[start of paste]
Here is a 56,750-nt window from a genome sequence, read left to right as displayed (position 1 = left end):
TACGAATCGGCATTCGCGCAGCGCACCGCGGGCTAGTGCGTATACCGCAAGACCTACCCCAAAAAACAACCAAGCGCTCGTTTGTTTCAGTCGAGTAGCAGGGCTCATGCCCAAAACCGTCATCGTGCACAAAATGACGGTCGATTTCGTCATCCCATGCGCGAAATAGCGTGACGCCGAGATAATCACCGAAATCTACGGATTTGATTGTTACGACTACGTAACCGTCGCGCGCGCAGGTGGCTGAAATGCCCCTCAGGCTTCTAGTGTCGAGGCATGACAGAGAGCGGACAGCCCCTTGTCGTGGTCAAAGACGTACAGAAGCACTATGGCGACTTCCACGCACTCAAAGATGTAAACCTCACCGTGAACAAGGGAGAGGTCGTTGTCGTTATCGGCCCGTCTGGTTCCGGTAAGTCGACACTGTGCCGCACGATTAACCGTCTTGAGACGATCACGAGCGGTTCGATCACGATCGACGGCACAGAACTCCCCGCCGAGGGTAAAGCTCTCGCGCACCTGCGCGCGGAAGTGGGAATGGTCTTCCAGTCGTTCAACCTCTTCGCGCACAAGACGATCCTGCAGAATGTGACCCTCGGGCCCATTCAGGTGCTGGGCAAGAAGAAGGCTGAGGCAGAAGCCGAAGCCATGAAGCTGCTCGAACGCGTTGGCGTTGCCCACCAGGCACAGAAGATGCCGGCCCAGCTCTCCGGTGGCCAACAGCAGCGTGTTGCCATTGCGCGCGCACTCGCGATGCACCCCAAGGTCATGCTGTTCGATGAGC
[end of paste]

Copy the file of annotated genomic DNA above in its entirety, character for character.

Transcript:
Here is a 56,750-nt window from a genome sequence, read left to right as displayed (position 1 = left end):
TACGAATCGGCATTCGCGCAGCGCACCGCGGGCTAGTGCGTATACCGCAAGACCTACCCCAAAAAACAACCAAGCGCTCGTTTGTTTCAGTCGAGTAGCAGGGCTCATGCCCAAAACCGTCATCGTGCACAAAATGACGGTCGATTTCGTCATCCCATGCGCGAAATAGCGTGACGCCGAGATAATCACCGAAATCTACGGATTTGATTGTTACGACTACGTAACCGTCGCGCGCGCAGGTGGCTGAAATGCCCCTCAGGCTTCTAGTGTCGAGGCATGACAGAGAGCGGACAGCCCCTTGTCGTGGTCAAAGACGTACAGAAGCACTATGGCGACTTCCACGCACTCAAAGATGTAAACCTCACCGTGAACAAGGGAGAGGTCGTTGTCGTTATCGGCCCGTCTGGTTCCGGTAAGTCGACACTGTGCCGCACGATTAACCGTCTTGAGACGATCACGAGCGGTTCGATCACGATCGACGGCACAGAACTCCCCGCCGAGGGTAAAGCTCTCGCGCACCTGCGCGCGGAAGTGGGAATGGTCTTCCAGTCGTTCAACCTCTTCGCGCACAAGACGATCCTGCAGAATGTGACCCTCGGGCCCATTCAGGTGCTGGGCAAGAAGAAGGCTGAGGCAGAAGCCGAAGCCATGAAGCTGCTCGAACGCGTTGGCGTTGCCCACCAGGCACAGAAGATGCCGGCCCAGCTCTCCGGTGGCCAACAGCAGCGTGTTGCCATTGCGCGCGCACTCGCGATGCACCCCAAGGTCATGCTGTTCGATGAGC